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by TeenHelp February 3rd 2018, 01:29 PM

Brittany (.Brittany.)

Myelomeningocele is the most serious and common form of Spina Bifida, which occurs in 3-4 out of every 10,000 live births. [Source]

Myelomeningocele is caused when the fetusí spine isnít fully formed during the first 28 days of gestation; this is usually before a mom finds out that sheís pregnant. Some research suggests that Spina Bifida may occur if the fetus doesnít get enough Folic Acid during the first six weeks of pregnancy. Doctors recommend that pregnant women should eat more greens and nuts. Myelomeningocele is when a little bit of the babyís spinal cord and nerves protrude from their back and then become a visible disc. When this happens, the baby loses the fluid that surrounds the nervous system, which effects the communication between the brain and the spinal cord.

Doctors can discover Myelomeningocele before the baby is born. During routine visits and ultrasounds, they can spot if the baby is developing Myelomeningocele. Pregnant women get a blood test called Alpha-fetoprotein (AFP), which tests how much AFP the baby has in their liver. With this number, doctors may then discover if thereís something wrong with the fetus.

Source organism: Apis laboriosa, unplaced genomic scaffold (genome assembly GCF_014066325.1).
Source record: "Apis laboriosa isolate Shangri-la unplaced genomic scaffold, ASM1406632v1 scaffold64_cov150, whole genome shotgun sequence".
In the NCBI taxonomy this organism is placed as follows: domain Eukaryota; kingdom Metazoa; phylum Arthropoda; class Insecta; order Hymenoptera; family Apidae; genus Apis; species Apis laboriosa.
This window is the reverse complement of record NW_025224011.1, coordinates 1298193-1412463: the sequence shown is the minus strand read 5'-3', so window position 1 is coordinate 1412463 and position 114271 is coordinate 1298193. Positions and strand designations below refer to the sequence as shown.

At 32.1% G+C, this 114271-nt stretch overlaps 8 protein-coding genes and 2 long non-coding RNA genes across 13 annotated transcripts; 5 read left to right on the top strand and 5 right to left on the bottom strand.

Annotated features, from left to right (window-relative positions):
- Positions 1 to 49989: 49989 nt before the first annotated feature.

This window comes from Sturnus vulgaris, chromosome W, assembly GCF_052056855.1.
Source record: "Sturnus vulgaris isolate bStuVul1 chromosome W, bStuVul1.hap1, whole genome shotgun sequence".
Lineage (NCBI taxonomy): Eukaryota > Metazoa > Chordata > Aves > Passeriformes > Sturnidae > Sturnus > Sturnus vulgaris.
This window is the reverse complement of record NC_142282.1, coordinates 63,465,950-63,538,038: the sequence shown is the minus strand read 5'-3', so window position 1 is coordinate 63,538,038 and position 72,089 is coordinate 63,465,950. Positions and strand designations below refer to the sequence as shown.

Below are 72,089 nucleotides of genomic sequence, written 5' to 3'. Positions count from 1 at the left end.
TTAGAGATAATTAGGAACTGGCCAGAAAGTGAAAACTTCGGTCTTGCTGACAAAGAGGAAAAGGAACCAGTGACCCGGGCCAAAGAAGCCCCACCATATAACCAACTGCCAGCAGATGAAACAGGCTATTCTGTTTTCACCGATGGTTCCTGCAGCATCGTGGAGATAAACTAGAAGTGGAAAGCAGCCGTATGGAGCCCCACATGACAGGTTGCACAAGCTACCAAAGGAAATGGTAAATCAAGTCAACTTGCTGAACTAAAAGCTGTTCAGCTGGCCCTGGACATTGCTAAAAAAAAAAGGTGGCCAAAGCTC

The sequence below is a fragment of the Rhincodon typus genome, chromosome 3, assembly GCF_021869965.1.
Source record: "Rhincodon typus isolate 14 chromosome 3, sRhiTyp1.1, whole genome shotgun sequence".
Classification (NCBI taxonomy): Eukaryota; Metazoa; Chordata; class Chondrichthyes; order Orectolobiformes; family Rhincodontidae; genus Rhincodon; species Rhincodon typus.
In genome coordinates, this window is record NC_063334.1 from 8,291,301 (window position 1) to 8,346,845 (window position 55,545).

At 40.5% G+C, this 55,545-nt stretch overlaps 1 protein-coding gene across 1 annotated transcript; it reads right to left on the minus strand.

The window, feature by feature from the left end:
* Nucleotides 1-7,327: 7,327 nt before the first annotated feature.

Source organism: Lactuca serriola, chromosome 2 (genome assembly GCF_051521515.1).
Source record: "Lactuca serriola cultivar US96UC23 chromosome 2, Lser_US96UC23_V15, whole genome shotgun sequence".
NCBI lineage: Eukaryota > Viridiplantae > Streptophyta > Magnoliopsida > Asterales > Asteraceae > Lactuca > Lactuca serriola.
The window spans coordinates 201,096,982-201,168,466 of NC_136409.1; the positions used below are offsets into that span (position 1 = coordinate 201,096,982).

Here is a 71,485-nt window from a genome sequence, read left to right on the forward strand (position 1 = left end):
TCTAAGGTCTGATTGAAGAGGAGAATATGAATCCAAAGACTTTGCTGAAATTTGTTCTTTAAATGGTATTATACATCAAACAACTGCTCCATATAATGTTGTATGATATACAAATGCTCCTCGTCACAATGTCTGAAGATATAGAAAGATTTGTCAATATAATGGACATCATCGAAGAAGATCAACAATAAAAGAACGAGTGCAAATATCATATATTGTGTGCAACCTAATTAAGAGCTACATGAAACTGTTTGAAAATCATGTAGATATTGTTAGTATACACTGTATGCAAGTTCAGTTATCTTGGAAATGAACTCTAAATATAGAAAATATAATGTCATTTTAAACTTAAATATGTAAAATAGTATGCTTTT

Some babies live healthy normal lives with all types of Spina Bifida. Some live normal adulthoods, some participate in modified sports, and others may have to take control of their own bladder with self-catheterization.

In June 2017, Canadian doctors attempted a surgical procedure that has never been done in Canada before. A team of Doctors, Surgeons, Neonatologists, Anesthesiologists, Fetal Medicine Specialists, Cardiologists, and Nurses from Mount Siani Hospital and the Hospital for Sick Kids, both located in Toronto, Ontario, came together to perform an in-utero surgery on a 25-week fetus that had Myelomeningocele. This is the first time this type of surgery was done without the mom having to go to the United States. This procedure has been done several times in the US.

The day of the procedure, the mother was put under a general anesthetic, and with a small, fine needle the baby was sedated and temporarily paralysed. The surgeons then made a small incision in the motherís abdomen, being careful that they didnít hit the placenta. The surgeon then carefully removed the Myelomeningocele sac and repaired the spine. After the procedure, the mom stayed in hospital for 4-5 days to make sure that there were no complications.

The little baby was born pre-term on August 19 via a C-Section (Caesarean Section). The baby hasnít needed any type of medical attention since then.

This type of surgery can only be done between 19 and 27 weeks. Before 19 weeks the baby is very unstable as it's still developing all the vital organs and the baby is too small to be able to perform this type of operation. After 27 weeks, the surgery is a lot more risky, as the baby starts to breathe on its own, and their brains start to develop more.


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